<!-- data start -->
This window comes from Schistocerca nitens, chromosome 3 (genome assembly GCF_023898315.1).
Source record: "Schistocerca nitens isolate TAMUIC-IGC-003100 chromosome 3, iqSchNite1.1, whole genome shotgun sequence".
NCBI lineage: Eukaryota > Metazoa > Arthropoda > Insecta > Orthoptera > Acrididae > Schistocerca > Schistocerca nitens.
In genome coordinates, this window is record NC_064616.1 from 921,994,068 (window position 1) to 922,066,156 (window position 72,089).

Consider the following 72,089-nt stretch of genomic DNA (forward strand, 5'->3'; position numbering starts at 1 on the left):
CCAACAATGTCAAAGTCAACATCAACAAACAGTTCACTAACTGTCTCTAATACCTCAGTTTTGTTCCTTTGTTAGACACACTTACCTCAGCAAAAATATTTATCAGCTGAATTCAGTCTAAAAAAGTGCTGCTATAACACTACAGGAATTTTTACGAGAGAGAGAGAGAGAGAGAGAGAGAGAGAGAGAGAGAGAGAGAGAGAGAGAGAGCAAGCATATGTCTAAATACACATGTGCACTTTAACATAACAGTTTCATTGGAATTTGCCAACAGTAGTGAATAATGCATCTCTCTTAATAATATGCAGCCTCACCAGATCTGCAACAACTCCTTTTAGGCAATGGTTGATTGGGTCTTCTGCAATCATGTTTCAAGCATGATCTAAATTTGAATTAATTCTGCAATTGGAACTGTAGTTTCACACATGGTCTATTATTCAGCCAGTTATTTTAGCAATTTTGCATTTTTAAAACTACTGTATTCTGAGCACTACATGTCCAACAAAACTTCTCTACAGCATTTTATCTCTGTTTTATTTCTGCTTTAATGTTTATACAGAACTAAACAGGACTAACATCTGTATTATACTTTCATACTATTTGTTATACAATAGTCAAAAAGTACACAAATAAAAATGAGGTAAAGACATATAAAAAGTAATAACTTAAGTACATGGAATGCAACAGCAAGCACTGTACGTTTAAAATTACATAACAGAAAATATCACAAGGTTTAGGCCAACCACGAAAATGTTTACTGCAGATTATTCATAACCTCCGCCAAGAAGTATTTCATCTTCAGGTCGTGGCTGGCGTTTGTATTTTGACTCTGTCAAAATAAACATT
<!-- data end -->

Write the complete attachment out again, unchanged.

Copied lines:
This window comes from Schistocerca nitens, chromosome 3 (genome assembly GCF_023898315.1).
Source record: "Schistocerca nitens isolate TAMUIC-IGC-003100 chromosome 3, iqSchNite1.1, whole genome shotgun sequence".
NCBI lineage: Eukaryota > Metazoa > Arthropoda > Insecta > Orthoptera > Acrididae > Schistocerca > Schistocerca nitens.
In genome coordinates, this window is record NC_064616.1 from 921,994,068 (window position 1) to 922,066,156 (window position 72,089).

Consider the following 72,089-nt stretch of genomic DNA (forward strand, 5'->3'; position numbering starts at 1 on the left):
CCAACAATGTCAAAGTCAACATCAACAAACAGTTCACTAACTGTCTCTAATACCTCAGTTTTGTTCCTTTGTTAGACACACTTACCTCAGCAAAAATATTTATCAGCTGAATTCAGTCTAAAAAAGTGCTGCTATAACACTACAGGAATTTTTACGAGAGAGAGAGAGAGAGAGAGAGAGAGAGAGAGAGAGAGAGAGAGAGAGAGAGAGCAAGCATATGTCTAAATACACATGTGCACTTTAACATAACAGTTTCATTGGAATTTGCCAACAGTAGTGAATAATGCATCTCTCTTAATAATATGCAGCCTCACCAGATCTGCAACAACTCCTTTTAGGCAATGGTTGATTGGGTCTTCTGCAATCATGTTTCAAGCATGATCTAAATTTGAATTAATTCTGCAATTGGAACTGTAGTTTCACACATGGTCTATTATTCAGCCAGTTATTTTAGCAATTTTGCATTTTTAAAACTACTGTATTCTGAGCACTACATGTCCAACAAAACTTCTCTACAGCATTTTATCTCTGTTTTATTTCTGCTTTAATGTTTATACAGAACTAAACAGGACTAACATCTGTATTATACTTTCATACTATTTGTTATACAATAGTCAAAAAGTACACAAATAAAAATGAGGTAAAGACATATAAAAAGTAATAACTTAAGTACATGGAATGCAACAGCAAGCACTGTACGTTTAAAATTACATAACAGAAAATATCACAAGGTTTAGGCCAACCACGAAAATGTTTACTGCAGATTATTCATAACCTCCGCCAAGAAGTATTTCATCTTCAGGTCGTGGCTGGCGTTTGTATTTTGACTCTGTCAAAATAAACATT